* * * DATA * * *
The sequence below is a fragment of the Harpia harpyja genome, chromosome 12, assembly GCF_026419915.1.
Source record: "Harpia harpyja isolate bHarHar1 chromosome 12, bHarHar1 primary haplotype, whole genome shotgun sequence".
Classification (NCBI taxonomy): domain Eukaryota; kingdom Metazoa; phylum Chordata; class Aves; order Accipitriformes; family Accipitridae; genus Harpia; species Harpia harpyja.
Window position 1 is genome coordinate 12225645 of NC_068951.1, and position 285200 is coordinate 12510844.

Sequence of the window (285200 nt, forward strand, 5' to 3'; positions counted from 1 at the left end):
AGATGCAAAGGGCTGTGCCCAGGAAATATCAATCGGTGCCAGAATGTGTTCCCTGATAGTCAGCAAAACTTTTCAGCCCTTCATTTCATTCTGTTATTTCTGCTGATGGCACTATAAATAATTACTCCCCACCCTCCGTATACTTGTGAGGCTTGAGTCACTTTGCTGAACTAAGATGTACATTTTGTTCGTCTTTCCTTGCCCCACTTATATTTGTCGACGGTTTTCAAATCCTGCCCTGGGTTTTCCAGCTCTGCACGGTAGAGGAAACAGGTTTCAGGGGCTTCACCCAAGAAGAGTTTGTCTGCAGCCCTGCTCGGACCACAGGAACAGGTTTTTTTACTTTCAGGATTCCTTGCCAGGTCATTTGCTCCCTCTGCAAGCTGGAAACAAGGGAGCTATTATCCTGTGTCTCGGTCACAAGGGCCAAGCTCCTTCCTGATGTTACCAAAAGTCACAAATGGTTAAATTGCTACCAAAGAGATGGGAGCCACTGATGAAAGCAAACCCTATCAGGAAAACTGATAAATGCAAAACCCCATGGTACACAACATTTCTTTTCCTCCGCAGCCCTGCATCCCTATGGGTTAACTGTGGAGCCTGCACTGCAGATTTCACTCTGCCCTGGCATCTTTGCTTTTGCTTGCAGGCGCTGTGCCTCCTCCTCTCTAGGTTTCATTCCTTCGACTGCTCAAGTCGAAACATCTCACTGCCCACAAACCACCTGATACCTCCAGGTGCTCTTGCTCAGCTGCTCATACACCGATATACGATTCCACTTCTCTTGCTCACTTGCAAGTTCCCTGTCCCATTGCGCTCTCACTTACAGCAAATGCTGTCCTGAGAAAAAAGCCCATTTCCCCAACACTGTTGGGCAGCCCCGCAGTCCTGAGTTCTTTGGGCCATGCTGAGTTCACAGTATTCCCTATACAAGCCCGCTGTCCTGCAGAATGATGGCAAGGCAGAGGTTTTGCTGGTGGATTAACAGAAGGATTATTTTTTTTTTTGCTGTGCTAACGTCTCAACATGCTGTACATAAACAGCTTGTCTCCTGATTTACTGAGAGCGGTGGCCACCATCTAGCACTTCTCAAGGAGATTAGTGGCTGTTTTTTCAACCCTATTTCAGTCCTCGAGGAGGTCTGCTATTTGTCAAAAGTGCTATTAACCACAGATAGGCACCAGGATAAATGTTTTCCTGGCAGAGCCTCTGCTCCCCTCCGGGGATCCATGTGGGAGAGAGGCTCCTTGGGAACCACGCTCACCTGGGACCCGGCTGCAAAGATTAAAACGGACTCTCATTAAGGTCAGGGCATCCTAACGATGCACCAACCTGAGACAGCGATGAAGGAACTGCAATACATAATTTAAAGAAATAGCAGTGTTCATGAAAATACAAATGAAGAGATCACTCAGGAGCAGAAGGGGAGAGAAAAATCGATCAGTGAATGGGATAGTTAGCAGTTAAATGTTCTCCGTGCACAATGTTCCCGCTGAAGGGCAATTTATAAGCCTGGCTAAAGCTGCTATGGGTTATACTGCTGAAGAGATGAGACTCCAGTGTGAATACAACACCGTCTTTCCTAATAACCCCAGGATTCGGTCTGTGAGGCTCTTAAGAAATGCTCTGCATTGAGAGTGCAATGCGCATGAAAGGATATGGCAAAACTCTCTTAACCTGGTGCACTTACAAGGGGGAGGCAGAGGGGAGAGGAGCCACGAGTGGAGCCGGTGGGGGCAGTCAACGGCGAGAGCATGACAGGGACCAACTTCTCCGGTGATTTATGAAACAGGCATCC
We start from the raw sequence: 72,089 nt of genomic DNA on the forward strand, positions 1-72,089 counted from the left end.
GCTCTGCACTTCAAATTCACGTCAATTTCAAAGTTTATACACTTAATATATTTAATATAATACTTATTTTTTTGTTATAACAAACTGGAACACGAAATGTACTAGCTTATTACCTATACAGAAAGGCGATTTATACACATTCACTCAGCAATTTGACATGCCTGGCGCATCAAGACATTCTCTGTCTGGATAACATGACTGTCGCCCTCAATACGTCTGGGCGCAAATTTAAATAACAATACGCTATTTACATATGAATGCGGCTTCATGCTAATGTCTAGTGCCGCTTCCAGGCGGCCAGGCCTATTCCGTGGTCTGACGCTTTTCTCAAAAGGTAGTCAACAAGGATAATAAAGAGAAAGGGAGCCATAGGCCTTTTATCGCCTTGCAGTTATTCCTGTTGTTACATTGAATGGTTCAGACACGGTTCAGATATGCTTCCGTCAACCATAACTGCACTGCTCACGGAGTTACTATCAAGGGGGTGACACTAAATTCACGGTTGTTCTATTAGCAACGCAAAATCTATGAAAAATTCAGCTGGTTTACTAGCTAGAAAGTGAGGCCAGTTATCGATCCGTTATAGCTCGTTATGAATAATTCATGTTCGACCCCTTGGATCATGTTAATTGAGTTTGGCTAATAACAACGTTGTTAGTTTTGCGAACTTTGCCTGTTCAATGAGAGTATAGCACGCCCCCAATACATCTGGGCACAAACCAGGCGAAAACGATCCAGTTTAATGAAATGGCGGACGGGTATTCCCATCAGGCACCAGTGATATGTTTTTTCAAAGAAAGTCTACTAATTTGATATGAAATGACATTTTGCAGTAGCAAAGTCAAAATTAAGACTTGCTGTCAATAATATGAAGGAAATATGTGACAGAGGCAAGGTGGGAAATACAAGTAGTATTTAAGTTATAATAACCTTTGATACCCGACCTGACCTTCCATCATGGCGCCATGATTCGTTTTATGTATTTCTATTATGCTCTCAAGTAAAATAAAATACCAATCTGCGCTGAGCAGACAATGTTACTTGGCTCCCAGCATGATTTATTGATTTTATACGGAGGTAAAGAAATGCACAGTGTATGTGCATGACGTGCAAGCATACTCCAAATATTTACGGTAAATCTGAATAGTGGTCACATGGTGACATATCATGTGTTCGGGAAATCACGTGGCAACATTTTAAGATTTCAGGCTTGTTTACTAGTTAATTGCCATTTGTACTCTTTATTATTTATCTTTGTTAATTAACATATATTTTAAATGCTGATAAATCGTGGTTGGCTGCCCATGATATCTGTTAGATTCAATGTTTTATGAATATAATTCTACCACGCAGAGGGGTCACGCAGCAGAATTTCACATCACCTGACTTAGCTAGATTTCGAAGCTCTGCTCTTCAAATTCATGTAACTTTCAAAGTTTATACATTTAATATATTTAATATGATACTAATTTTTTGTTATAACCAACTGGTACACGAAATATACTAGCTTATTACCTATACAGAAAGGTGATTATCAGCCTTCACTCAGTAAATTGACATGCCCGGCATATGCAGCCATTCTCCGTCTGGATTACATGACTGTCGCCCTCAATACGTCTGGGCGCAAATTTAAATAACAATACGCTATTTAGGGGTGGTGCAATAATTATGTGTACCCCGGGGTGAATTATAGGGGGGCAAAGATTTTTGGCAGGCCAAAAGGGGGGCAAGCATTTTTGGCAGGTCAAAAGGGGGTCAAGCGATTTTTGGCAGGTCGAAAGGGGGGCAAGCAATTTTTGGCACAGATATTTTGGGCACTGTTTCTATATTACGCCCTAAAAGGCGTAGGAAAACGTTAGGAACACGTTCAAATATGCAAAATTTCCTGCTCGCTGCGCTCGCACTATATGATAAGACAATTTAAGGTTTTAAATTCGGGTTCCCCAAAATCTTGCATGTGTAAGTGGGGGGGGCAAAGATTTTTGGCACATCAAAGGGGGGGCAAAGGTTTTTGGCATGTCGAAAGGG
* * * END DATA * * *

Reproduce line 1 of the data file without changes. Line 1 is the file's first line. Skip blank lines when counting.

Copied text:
The sequence below is a fragment of the Harpia harpyja genome, chromosome 12, assembly GCF_026419915.1.